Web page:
7. 8. common informal / formal equivalents. Informal _ formal a bit _ a little about _ concerning ask for _ request but _ however buy _ purchase find _ locate get _ obtain help _ assist promise _ assure send back _ return
  8. 9. How to Avoid Colloquial Informal Words Avoid using common colloquial words and expressions 1: Colloquial words and phrases are called "colloquialisms." There are also solecisms, such as "ain’t," which are grammatical errors. Finally, there are nonwords, combinations of letters and characters that do not form real words, such as "alot." 2: Avoid contractions . Use fewer contractions in your writing than you would use in your speech. E.g. “cannot” is preferable to “can't” in formal contexts. 3: Try to avoid the first and second person . Formal writing often tries to be objective, and the pronouns "I" and "you" tend to imply subjectivity. In the most formal writing, "we" replaces "I," and "one" replaces "you."
  9. 10. 4: Always include the relative pronoun. In speech and casual writing, you can say, "That was the boy I saw on the street" In formal writing, you should say, "He was the boy whom I saw on the street." In this style, you should be sure to always include "whom" even when it is not necessary to your meaning. 5: Do not start a sentence with a coordinating conjunction . In the written language, do not use coordinating conjunctions such as "and" or "but" to start a sentence. In formal English, try to start sentence with "additionally," (or "moreover" ) "nevertheless," and "alternatively." In casual writing, you can start sentences with "also," but avoid this in formal English.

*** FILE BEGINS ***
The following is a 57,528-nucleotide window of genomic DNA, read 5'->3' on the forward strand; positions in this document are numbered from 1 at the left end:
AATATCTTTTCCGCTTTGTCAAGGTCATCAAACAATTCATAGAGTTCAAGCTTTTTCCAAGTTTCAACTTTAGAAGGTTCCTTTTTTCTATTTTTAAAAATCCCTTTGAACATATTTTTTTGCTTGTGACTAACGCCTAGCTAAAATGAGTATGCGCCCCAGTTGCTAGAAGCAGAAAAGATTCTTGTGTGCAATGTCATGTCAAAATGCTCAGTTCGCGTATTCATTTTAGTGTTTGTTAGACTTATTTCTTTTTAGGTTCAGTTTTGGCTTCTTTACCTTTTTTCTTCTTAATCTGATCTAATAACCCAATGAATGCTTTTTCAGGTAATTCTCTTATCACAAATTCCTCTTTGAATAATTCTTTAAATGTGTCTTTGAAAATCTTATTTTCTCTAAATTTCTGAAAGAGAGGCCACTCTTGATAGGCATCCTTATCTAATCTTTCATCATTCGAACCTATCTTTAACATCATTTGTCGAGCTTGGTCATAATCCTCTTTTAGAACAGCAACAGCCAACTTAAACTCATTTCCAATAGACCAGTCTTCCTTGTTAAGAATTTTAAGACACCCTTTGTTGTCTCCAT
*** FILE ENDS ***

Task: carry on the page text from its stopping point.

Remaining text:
10. 11. 6: Avoid clichés . Clichés are sayings or expressions. Clichés make your writing informal and sometimes humorous. E.g. Hercules was as strong as an ox. 7: Avoid stage directions . Do not begin a letter by telling the recipient what you plan to do in the letter or begin an essay by telling the reader what the paper will discuss. E.g. "I am writing to you to ask you to. . . ." ...” This paper is going to talk about how “ 8: Avoid vague words . Vague words can be described as words that are open to interpretation or that do not express your ideas as well as more precise words would. "A few" or "enough" can often be replaced by a word that is more precise.
  11. 12. The Differences in Common Colloquial Words and Expressions Anybody, anyone are more formal than “anybody“ and its variants. variants ” and its Anyone ” This is because the word "body" derives from German whereas the word "one" derives from Latin." I didn't see anybody. I saw no one. Cute The adjective "cute" is colloquial. In formal English, try to replace it with "adorable." Fellow Avoid using "fellow" when you mean, "A person." Calling somebody a fellow is more formal than calling him or her a dude, but "fellow" is still a colloquialism.